Millions of consumers have been abandoning WhatsApp in favour of rival messaging platforms, following revelations around the platform’s new data-sharing policies. This brings to the forefront users’ reliance on communications channels that may not meet today’s security and privacy demands.
I’ve met many corporate and public sector executives who admit that correspondence via popular messaging apps has become commonplace within their organisation. Given sensitive information is often shared, it’s imperative that security concerns are taken seriously. The recent backlash highlighted that privacy is far from guaranteed when using WhatsApp or other public services. However, this should not be the only concern.
The public sector, in particular, faces an unprecedented challenge: how to keep citizens and institutions safe while facilitating the free flow of information. To meet this challenge, government organisations must find effective ways to protect sensitive communications without adding friction to critical government operations and missions.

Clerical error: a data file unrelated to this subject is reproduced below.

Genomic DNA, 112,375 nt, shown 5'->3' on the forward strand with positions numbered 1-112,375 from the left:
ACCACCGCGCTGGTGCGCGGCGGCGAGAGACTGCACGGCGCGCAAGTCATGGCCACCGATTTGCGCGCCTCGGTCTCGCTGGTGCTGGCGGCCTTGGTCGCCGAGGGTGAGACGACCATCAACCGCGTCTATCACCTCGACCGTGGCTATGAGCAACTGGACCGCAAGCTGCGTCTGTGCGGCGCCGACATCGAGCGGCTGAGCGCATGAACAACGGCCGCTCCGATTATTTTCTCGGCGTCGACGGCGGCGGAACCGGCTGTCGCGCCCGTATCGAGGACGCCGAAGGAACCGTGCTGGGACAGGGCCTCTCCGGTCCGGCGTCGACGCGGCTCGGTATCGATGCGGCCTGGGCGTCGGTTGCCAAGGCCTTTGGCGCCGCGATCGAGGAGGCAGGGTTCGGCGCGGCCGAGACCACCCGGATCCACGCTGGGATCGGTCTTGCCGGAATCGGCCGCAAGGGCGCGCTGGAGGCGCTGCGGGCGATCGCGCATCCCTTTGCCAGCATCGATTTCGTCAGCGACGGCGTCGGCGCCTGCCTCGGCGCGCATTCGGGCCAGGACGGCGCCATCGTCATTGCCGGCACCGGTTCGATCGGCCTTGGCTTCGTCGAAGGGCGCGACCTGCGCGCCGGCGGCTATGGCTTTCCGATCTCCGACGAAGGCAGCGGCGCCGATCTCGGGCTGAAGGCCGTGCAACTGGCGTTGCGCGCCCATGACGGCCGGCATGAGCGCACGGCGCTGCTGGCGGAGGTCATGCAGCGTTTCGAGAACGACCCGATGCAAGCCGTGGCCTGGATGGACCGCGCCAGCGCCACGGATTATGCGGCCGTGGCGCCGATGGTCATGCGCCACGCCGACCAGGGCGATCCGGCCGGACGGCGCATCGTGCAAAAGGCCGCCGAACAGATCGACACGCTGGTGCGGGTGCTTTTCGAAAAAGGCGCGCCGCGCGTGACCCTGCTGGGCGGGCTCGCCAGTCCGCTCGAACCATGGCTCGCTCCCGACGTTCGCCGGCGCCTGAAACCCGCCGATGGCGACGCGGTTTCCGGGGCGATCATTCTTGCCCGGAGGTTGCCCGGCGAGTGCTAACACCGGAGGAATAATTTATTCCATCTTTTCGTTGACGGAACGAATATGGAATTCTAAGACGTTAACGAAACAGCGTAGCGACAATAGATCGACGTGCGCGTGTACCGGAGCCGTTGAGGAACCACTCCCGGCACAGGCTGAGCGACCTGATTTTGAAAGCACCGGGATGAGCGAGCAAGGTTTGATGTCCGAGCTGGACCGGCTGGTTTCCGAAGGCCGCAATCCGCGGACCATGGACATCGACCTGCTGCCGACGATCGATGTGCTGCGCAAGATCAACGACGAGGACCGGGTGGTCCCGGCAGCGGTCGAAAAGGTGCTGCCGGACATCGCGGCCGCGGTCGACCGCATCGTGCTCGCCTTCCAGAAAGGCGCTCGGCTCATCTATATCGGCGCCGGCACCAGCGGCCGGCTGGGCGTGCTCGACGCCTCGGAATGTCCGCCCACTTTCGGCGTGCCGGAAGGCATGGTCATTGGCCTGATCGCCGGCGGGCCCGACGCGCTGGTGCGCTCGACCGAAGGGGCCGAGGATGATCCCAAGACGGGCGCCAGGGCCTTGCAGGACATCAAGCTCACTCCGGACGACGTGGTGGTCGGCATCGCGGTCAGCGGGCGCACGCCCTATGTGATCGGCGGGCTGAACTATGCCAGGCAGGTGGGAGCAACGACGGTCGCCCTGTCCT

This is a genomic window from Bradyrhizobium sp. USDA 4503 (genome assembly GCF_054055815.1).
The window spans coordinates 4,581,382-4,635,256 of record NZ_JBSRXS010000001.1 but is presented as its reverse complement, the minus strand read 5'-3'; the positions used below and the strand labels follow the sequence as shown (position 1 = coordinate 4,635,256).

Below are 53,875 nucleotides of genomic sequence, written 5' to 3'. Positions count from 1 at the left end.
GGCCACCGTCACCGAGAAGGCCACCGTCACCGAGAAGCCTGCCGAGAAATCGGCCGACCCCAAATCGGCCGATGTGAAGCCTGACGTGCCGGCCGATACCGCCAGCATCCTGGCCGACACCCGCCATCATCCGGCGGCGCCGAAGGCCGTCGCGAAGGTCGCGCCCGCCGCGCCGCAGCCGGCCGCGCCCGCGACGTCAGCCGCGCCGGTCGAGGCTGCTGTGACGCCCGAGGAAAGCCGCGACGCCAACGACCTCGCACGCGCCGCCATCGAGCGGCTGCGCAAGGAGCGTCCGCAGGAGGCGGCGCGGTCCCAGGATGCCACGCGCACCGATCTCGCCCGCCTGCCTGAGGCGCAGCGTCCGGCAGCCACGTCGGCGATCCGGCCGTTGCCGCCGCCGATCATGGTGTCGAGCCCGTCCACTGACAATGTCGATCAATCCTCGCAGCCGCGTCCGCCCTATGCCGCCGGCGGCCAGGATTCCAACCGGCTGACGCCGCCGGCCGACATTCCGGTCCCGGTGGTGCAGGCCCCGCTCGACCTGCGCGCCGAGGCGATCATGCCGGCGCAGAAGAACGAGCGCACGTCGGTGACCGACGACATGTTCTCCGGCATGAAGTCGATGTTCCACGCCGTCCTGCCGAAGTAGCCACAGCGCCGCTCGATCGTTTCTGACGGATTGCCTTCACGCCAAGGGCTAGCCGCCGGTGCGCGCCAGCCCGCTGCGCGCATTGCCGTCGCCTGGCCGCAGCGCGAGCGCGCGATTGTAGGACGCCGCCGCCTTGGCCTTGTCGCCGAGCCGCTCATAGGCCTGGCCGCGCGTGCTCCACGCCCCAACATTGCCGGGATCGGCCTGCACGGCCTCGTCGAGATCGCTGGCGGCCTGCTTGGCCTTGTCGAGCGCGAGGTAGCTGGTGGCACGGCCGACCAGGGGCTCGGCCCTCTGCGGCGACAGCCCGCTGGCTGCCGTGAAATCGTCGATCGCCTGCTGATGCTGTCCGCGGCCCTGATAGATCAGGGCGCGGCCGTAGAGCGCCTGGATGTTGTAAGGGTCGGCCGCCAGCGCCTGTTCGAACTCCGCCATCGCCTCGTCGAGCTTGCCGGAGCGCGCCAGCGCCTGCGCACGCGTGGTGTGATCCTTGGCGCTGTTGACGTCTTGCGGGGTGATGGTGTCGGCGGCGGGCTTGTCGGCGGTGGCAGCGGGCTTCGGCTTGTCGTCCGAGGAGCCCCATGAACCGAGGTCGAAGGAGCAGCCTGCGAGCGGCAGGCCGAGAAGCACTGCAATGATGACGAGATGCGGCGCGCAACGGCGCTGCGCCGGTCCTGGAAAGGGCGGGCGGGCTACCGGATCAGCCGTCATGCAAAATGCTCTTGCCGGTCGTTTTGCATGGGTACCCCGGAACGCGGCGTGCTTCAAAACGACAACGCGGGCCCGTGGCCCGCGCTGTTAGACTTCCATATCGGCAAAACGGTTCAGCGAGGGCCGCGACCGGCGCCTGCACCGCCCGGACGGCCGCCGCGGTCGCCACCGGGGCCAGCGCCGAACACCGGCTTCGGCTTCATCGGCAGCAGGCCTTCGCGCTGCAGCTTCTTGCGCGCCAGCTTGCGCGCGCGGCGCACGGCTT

The myth of encrypted communications services
The popularity of WhatsApp for work purposes can be attributed to its use of end-to-end encryption for messages. However, not all encryption is created equal and government agencies must ensure that the encryption used meets relevant standards. Encryption of messages is only part of the picture when it comes to delivering enterprise-grade secured communications.
Voice and messaging communications can carry the following risks:
Even with policies mandating use of secured communications channels, we know that people don’t always do as they’re told. When employees use “more convenient” channels to communicate with colleagues or other stakeholders, there is a risk of data being shared over unsecured devices and networks, outside of the organisation’s control.
A recent Forbes Insights survey found that more than 1 in 5 organisations have experienced a cyber event due to an unsanctioned IT resource…Click here to download the magazine.